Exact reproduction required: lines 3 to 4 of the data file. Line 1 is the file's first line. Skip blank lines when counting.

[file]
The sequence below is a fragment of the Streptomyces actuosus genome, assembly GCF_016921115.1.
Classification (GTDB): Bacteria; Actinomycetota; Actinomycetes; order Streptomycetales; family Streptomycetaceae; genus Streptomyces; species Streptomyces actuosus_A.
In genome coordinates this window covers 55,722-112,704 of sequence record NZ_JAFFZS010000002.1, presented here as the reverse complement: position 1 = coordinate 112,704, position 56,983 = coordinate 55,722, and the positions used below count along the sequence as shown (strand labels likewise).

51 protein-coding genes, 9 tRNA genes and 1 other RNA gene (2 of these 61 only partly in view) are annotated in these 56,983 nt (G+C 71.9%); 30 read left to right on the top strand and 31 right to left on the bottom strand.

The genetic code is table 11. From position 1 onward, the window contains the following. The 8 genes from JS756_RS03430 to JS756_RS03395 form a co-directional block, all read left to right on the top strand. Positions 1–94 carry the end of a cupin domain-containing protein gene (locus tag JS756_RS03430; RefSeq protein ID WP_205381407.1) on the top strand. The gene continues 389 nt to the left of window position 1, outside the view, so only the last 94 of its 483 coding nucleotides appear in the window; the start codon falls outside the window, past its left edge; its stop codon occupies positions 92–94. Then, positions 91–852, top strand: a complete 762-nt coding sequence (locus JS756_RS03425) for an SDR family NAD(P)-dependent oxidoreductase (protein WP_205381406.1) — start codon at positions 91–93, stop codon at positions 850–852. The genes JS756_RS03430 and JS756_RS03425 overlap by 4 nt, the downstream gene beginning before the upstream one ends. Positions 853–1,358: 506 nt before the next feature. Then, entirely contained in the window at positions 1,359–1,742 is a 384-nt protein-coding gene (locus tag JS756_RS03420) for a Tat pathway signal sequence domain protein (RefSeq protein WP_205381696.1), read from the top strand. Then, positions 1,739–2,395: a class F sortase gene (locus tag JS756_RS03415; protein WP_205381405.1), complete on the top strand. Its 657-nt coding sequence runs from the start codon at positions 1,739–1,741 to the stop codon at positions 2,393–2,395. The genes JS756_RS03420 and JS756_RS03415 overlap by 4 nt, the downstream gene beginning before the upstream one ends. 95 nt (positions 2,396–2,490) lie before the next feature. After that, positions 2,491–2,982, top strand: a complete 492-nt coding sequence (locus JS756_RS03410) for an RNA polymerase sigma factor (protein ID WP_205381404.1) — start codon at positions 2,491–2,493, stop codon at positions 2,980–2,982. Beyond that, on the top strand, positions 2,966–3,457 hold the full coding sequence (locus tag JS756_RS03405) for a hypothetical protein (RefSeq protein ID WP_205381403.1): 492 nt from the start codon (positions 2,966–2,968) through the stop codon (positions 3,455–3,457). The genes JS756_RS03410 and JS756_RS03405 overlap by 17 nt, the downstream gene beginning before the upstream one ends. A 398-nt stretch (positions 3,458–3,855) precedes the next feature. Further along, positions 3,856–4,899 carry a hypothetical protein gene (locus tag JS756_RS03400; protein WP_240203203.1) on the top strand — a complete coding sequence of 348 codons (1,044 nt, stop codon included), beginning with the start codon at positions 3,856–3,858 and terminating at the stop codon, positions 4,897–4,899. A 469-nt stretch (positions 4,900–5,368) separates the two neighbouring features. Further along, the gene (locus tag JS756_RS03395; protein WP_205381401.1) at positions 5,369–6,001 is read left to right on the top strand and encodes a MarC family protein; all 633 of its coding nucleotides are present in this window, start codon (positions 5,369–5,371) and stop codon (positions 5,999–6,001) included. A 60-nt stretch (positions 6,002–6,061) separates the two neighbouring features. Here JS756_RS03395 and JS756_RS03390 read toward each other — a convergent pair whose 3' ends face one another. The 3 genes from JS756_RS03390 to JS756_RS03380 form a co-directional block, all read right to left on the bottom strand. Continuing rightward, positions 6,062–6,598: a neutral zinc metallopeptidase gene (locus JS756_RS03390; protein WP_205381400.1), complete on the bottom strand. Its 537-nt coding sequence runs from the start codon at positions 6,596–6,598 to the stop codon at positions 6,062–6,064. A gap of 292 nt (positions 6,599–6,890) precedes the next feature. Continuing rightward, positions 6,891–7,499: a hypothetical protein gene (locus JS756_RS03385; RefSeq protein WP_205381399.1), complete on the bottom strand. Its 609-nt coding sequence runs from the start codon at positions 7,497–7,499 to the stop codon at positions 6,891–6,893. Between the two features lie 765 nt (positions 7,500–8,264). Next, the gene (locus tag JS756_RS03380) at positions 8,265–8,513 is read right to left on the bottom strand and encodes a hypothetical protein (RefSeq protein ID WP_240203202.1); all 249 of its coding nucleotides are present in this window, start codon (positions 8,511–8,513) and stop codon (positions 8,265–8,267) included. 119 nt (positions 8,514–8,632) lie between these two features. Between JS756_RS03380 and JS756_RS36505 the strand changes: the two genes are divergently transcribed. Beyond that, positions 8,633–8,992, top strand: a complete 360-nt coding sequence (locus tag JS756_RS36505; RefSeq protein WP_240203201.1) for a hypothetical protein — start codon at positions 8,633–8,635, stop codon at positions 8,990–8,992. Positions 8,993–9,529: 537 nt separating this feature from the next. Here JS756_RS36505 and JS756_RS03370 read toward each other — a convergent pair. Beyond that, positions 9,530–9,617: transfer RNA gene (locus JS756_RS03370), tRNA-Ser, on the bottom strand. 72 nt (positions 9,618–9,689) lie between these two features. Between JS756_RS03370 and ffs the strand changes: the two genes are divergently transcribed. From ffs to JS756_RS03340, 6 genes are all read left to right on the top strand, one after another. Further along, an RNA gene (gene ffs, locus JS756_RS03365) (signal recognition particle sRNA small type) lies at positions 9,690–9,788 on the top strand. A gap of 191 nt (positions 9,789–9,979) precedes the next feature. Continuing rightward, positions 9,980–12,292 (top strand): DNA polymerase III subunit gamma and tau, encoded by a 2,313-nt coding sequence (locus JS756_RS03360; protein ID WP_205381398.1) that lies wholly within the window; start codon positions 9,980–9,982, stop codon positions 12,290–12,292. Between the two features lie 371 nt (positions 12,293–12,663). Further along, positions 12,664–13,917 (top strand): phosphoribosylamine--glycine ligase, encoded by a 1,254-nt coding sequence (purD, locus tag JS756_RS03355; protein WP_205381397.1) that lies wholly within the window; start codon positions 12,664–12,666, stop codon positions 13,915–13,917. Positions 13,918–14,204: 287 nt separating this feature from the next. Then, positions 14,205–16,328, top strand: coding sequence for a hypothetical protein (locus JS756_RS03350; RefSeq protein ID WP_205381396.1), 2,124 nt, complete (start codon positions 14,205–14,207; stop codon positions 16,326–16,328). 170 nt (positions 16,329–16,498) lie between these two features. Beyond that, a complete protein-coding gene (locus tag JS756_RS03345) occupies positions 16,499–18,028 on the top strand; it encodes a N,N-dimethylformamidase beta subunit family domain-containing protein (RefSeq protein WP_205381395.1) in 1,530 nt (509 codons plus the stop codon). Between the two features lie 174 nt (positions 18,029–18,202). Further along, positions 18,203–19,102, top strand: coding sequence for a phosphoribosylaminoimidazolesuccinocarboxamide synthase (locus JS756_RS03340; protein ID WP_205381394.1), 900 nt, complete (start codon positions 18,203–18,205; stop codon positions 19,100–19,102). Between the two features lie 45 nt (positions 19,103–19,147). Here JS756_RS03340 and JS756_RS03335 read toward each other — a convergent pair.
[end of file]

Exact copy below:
In genome coordinates this window covers 55,722-112,704 of sequence record NZ_JAFFZS010000002.1, presented here as the reverse complement: position 1 = coordinate 112,704, position 56,983 = coordinate 55,722, and the positions used below count along the sequence as shown (strand labels likewise).

51 protein-coding genes, 9 tRNA genes and 1 other RNA gene (2 of these 61 only partly in view) are annotated in these 56,983 nt (G+C 71.9%); 30 read left to right on the top strand and 31 right to left on the bottom strand.